Google Issues Caution Over Certain Hreflang Implementations

  • June 12, 2024
  • SEO
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Google has recently revised their hreflang documentation to highlight a specific nuance in its application that some websites have been overlooking. This particular issue, when improperly managed, can lead to unintended consequences in how Google processes the hreflang attribute.

Understanding hreflang Link Tag Attributes

The <link/> tag in HTML serves as a communication tool for browsers and search engines, providing information regarding linked resources that are relevant to the webpage. This can include a variety of data types such as CSS, JavaScript, favicons, and hreflang attributes.

When it comes to the hreflang attribute, its primary function is to denote the language of alternate versions of the webpage. It is essential to ensure that all <link/> elements, especially those with hreflang attributes, are included within the <head> section of the document.

The Quirk in hreflang Implementation

Google has identified a particular unintended behavior that occurs when multiple attributes are combined within a single <link/> element. This prompted an update to their hreflang documentation to better inform webmasters and SEO professionals of this issue.

The change log from Google elaborates:

“Clarifying link tag attributes

What: Clarified in our hreflang documentation that link tags for denoting alternate versions of a page must not be combined in a single link tag.
Why: While debugging a report from a site owner we noticed we don’t have this quirk documented.”

Enhancements in the Documentation

The recent update to the documentation includes a critical warning for publishers and SEO specialists to be cautious of this issue. It is particularly relevant for those involved in website audits.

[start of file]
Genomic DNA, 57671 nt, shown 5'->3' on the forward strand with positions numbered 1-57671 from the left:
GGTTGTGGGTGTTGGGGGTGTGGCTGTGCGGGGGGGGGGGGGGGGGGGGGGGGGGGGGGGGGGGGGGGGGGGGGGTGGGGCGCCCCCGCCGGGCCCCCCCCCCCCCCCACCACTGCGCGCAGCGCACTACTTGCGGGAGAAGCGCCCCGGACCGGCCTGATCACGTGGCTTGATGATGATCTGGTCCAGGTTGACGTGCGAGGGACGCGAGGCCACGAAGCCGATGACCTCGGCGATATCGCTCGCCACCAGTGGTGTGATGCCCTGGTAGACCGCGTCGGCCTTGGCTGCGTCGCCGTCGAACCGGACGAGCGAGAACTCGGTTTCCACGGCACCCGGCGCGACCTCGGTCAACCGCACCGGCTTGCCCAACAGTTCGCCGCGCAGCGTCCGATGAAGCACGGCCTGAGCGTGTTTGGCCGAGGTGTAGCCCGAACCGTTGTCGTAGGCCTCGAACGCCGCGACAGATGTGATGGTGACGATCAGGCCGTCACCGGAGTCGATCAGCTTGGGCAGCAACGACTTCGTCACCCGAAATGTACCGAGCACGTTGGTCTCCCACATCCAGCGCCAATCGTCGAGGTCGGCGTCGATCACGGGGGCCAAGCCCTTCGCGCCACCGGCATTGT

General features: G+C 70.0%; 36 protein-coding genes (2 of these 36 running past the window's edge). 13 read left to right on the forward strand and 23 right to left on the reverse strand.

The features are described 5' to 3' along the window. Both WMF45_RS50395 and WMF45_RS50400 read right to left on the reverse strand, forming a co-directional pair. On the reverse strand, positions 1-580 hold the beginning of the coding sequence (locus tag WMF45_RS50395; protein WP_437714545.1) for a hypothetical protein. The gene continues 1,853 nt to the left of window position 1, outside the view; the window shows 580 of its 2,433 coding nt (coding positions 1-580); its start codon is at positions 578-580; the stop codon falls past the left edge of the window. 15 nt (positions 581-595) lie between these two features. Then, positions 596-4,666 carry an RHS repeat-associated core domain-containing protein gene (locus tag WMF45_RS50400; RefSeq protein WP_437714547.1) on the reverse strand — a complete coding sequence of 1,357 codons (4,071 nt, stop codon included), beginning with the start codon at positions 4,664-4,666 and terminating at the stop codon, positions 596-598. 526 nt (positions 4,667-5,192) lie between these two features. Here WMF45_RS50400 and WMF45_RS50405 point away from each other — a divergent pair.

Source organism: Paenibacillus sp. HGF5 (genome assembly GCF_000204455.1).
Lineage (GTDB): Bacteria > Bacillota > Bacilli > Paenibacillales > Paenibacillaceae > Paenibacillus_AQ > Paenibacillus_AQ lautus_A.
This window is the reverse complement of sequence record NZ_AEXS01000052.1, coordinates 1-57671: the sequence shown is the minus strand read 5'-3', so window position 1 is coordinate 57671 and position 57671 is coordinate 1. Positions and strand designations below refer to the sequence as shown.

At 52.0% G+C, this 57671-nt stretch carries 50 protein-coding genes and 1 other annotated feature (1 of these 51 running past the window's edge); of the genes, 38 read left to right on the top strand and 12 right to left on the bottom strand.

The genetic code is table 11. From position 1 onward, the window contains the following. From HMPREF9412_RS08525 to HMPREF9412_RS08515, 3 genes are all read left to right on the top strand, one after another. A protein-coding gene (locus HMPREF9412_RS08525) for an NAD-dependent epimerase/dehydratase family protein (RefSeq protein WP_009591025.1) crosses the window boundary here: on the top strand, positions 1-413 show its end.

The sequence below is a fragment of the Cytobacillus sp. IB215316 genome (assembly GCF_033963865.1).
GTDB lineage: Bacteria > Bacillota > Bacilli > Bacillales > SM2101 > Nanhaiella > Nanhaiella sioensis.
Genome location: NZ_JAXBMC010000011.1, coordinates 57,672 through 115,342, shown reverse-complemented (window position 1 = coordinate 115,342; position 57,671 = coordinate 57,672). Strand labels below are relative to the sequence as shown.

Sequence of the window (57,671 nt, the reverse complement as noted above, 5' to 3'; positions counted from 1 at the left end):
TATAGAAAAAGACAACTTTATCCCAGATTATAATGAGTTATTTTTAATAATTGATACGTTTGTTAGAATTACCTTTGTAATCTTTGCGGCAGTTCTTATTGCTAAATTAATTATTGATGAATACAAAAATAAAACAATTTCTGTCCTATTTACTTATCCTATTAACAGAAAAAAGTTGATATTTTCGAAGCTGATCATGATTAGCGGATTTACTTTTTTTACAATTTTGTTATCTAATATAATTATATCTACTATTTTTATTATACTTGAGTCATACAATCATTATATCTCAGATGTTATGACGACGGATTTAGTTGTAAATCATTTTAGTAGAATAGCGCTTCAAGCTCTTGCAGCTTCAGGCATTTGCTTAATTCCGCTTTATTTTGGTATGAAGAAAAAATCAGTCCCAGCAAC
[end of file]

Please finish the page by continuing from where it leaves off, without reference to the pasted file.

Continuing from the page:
Previously, the documentation stated:

“Put your <link/> tags near the top of the <head> element. At minimum, the <link/> tags must be inside a well-formed <head> section, or before any items that might cause the <head> to be closed prematurely, such as <body> or a tracking pixel. If in doubt, paste code from your rendered page into an HTML validator to ensure that the links are inside the <head> element.”

The updated version now reads:

“The <link/> tags must be inside a well-formed <head> section of the HTML. If in doubt, paste code from your rendered page into an HTML validator to ensure that the links are inside the <head> element. Additionally, don’t combine link tags for alternate representations of the document; for example, don’t combine hreflang annotations with other attributes such as media in a single <link/> tag.”

While Google’s documentation does not specify the exact consequences of this quirk, the fact that it required debugging suggests that it has caused notable issues. This seemingly minor oversight can potentially have significant repercussions.

Explore the Updated Documentation

For a detailed overview of the newly revised guidelines, visit: Tell Google about localized versions of your page

Featured Image by Shutterstock/Mix and Match Studio

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